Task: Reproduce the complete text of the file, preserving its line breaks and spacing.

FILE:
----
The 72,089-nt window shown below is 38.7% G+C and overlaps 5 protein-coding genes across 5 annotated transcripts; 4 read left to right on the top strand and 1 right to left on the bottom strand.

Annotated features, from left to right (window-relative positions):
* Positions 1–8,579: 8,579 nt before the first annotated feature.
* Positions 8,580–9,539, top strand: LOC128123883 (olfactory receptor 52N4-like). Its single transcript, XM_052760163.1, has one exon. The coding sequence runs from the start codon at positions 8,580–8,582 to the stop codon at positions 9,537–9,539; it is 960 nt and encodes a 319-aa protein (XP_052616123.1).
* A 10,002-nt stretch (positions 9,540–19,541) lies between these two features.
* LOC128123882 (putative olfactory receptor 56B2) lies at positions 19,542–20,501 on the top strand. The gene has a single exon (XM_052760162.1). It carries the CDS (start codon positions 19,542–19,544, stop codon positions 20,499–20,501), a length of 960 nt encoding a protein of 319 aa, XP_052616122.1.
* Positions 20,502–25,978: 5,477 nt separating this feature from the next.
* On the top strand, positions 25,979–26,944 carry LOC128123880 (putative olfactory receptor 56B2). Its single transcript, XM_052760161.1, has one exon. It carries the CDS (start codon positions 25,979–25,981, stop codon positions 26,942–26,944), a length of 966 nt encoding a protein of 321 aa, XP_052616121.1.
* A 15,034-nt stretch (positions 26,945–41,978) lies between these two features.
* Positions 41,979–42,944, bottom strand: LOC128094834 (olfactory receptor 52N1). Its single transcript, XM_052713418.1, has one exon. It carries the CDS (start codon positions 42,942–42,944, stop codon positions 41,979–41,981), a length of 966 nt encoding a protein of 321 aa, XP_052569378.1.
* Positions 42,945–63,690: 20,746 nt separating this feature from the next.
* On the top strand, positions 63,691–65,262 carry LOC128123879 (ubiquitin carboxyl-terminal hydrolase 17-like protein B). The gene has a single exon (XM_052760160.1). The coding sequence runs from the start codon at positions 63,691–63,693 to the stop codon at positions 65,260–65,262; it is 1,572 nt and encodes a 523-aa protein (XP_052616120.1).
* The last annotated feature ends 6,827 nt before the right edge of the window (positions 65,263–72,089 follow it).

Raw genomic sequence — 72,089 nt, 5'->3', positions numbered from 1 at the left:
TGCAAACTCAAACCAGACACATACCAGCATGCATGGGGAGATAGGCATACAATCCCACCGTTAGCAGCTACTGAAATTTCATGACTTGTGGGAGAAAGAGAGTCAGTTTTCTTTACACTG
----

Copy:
The 72,089-nt window shown below is 38.7% G+C and overlaps 5 protein-coding genes across 5 annotated transcripts; 4 read left to right on the top strand and 1 right to left on the bottom strand.

Annotated features, from left to right (window-relative positions):
* Positions 1–8,579: 8,579 nt before the first annotated feature.
* Positions 8,580–9,539, top strand: LOC128123883 (olfactory receptor 52N4-like). Its single transcript, XM_052760163.1, has one exon. The coding sequence runs from the start codon at positions 8,580–8,582 to the stop codon at positions 9,537–9,539; it is 960 nt and encodes a 319-aa protein (XP_052616123.1).
* A 10,002-nt stretch (positions 9,540–19,541) lies between these two features.
* LOC128123882 (putative olfactory receptor 56B2) lies at positions 19,542–20,501 on the top strand. The gene has a single exon (XM_052760162.1). It carries the CDS (start codon positions 19,542–19,544, stop codon positions 20,499–20,501), a length of 960 nt encoding a protein of 319 aa, XP_052616122.1.
* Positions 20,502–25,978: 5,477 nt separating this feature from the next.
* On the top strand, positions 25,979–26,944 carry LOC128123880 (putative olfactory receptor 56B2). Its single transcript, XM_052760161.1, has one exon. It carries the CDS (start codon positions 25,979–25,981, stop codon positions 26,942–26,944), a length of 966 nt encoding a protein of 321 aa, XP_052616121.1.
* A 15,034-nt stretch (positions 26,945–41,978) lies between these two features.
* Positions 41,979–42,944, bottom strand: LOC128094834 (olfactory receptor 52N1). Its single transcript, XM_052713418.1, has one exon. It carries the CDS (start codon positions 42,942–42,944, stop codon positions 41,979–41,981), a length of 966 nt encoding a protein of 321 aa, XP_052569378.1.
* Positions 42,945–63,690: 20,746 nt separating this feature from the next.
* On the top strand, positions 63,691–65,262 carry LOC128123879 (ubiquitin carboxyl-terminal hydrolase 17-like protein B). The gene has a single exon (XM_052760160.1). The coding sequence runs from the start codon at positions 63,691–63,693 to the stop codon at positions 65,260–65,262; it is 1,572 nt and encodes a 523-aa protein (XP_052616120.1).
* The last annotated feature ends 6,827 nt before the right edge of the window (positions 65,263–72,089 follow it).

Raw genomic sequence — 72,089 nt, 5'->3', positions numbered from 1 at the left:
TGCAAACTCAAACCAGACACATACCAGCATGCATGGGGAGATAGGCATACAATCCCACCGTTAGCAGCTACTGAAATTTCATGACTTGTGGGAGAAAGAGAGTCAGTTTTCTTTACACTG